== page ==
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Browse Prior Art Database

Magnetic Strip Emitter

IP.com Disclosure Number: IPCOM000045400D
Original Publication Date: 1983-Mar-01
Included in the Prior Art Database: 2005-Feb-07
Document File: 2 page(s) / 23K

Publishing Venue

IBM

Related People

Dunn, JM: AUTHOR [+2]

Abstract

Many electromechanical devices require positional feedback information. The system should be capable of providing a high resolution over long distance and at the same time be capable of implementation at a low cost. Some devices, such as wire matrix printers, use emitters that feed back pulses at regular distances based on signal planes crossing each other. Other printers use optical emitters, while still others do not use emitters at all. A problem with traditional emitter technologies is that high resolution occurs at a very high cost and, regardless of the cost, the resolution rapidly approaches a finite number based on the optical or copper etching capabilities.

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Magnetic Strip Emitter

Many electromechanical devices require positional feedback information. The system should be capable of providing a high resolution over long distance and at the same time be capable of implementation at a low cost. Some devices, such as wire matrix printers, use emitters that feed back pulses at regular distances based on signal planes crossing each other. Other printers use optical emitters, while still others do not use emitters at all. A problem with traditional emitter technologies is that high resolution occurs at a very high cost and, regardless of the cost, the resolution rapidly approaches a finite number based on the optical or copper etching capabilities.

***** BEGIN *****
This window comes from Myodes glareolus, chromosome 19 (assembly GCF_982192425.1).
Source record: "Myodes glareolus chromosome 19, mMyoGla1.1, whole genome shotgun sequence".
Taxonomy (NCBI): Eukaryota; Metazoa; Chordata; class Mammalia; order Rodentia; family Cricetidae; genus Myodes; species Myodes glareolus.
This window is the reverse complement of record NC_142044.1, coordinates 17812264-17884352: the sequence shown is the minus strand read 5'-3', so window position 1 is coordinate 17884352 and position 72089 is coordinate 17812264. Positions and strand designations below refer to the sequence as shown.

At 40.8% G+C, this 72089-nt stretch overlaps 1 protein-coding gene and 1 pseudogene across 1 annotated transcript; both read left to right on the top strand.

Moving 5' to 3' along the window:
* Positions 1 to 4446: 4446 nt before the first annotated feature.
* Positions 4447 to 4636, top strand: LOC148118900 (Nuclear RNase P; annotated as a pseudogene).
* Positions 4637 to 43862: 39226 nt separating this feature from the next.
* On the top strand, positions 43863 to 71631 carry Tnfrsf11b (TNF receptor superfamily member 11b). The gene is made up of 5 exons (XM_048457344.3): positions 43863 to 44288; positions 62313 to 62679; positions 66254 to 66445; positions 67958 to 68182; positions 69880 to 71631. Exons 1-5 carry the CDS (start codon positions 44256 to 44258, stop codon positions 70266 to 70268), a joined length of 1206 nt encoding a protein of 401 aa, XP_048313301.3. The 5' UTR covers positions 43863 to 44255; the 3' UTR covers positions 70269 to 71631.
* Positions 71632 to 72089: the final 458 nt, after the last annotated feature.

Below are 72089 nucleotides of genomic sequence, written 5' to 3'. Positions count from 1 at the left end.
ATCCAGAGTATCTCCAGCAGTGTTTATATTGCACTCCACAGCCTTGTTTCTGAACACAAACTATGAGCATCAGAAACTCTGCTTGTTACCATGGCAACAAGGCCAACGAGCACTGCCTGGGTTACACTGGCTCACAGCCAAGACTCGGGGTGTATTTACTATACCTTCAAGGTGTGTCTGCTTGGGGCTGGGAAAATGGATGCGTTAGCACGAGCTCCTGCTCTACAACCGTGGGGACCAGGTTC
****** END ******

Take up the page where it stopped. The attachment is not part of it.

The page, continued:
The emitter system shown in the figure solves these problems.

It consists of a strip of magnetic tape 10 attached to a supporting shaft or plate 12. The magnetic strip 10 is written with binary signals identical to current tape storage systems. Current recording capabilities can easily produce 1600 transitions per inch, which is well above the other technologies which produce 50-100 transitions per inch. By greatly increasing the signals per inch, two results occur, the positional accuracy is greatly increased and the required processing load to handle the signal transition is greatly increased.

An implied benefit is that system occurrences, such as firing a print wire in printhead 14, is no longer linked to a single emitter at a fixed position. With the implementation shown in...